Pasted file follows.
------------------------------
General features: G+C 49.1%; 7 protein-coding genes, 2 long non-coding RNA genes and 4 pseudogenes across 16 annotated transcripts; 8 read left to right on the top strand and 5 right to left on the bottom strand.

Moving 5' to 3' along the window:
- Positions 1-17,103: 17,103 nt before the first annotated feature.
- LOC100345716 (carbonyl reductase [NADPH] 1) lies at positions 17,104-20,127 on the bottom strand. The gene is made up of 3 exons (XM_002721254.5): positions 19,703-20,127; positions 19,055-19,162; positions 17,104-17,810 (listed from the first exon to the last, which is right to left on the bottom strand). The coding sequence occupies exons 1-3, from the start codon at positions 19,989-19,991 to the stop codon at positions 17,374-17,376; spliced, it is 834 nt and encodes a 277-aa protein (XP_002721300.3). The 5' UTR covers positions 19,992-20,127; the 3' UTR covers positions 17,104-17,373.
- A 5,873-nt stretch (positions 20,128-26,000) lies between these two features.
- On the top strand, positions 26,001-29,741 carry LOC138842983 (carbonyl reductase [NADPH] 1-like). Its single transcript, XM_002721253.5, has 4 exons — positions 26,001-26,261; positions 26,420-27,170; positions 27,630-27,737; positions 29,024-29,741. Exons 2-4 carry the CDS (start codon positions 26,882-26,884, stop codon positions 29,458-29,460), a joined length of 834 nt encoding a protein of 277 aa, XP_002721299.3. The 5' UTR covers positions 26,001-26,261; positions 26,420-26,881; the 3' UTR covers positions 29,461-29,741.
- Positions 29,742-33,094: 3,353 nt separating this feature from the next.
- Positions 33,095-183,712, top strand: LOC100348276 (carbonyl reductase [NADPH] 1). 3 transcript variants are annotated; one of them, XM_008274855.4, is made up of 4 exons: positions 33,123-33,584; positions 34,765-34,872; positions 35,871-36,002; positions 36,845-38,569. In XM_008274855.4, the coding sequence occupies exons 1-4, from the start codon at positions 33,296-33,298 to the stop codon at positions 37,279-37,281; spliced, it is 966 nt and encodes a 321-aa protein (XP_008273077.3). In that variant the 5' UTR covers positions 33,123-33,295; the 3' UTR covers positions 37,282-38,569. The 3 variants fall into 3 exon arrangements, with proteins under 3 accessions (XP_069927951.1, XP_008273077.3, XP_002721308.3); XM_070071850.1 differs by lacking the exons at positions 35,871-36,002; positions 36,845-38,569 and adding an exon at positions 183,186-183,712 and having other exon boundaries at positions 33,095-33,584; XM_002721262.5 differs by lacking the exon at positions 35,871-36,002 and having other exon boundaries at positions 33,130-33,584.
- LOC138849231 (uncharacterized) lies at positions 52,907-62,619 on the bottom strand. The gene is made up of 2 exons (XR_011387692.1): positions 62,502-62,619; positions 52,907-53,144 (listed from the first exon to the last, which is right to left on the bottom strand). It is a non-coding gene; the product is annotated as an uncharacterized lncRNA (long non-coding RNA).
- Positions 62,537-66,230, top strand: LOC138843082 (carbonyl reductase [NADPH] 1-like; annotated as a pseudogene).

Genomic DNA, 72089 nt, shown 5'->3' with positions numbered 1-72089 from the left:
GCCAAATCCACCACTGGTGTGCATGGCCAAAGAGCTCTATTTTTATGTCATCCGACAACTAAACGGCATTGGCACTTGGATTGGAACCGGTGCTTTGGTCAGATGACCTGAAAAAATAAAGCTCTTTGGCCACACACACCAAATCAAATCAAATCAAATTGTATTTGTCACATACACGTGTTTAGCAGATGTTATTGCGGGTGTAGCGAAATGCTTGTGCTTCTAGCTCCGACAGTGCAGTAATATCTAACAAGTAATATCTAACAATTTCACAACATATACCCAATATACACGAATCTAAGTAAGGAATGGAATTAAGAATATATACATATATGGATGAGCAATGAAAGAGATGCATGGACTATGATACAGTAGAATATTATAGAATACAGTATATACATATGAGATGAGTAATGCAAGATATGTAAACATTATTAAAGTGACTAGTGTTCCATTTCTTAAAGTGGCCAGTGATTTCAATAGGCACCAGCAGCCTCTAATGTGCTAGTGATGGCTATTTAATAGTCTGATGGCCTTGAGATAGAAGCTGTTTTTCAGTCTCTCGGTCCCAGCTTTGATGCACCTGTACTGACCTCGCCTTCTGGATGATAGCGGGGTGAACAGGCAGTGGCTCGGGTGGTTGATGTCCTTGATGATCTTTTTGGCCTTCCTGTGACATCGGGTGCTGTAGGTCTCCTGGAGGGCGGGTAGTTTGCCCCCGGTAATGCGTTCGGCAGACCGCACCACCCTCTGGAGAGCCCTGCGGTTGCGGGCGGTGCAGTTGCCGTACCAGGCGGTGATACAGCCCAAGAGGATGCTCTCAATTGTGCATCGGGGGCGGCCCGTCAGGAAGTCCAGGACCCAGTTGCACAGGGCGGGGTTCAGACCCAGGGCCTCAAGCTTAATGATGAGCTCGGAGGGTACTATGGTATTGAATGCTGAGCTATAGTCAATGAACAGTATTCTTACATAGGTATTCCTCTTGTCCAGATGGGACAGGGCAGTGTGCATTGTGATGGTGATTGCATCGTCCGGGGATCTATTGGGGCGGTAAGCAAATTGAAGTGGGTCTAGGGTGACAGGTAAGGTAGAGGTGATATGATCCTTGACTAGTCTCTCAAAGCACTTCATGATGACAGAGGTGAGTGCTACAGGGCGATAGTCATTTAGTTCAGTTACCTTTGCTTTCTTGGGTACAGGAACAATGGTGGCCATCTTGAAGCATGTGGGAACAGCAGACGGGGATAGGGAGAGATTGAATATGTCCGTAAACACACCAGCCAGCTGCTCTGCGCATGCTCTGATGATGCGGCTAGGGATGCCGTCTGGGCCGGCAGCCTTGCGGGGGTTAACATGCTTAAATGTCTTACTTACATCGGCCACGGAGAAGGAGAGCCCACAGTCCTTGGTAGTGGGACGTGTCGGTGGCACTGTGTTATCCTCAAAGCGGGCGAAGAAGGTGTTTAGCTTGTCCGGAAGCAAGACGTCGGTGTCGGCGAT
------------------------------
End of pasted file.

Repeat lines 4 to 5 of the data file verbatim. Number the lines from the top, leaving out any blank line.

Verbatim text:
- LOC100345716 (carbonyl reductase [NADPH] 1) lies at positions 17,104-20,127 on the bottom strand. The gene is made up of 3 exons (XM_002721254.5): positions 19,703-20,127; positions 19,055-19,162; positions 17,104-17,810 (listed from the first exon to the last, which is right to left on the bottom strand). The coding sequence occupies exons 1-3, from the start codon at positions 19,989-19,991 to the stop codon at positions 17,374-17,376; spliced, it is 834 nt and encodes a 277-aa protein (XP_002721300.3). The 5' UTR covers positions 19,992-20,127; the 3' UTR covers positions 17,104-17,373.
- A 5,873-nt stretch (positions 20,128-26,000) lies between these two features.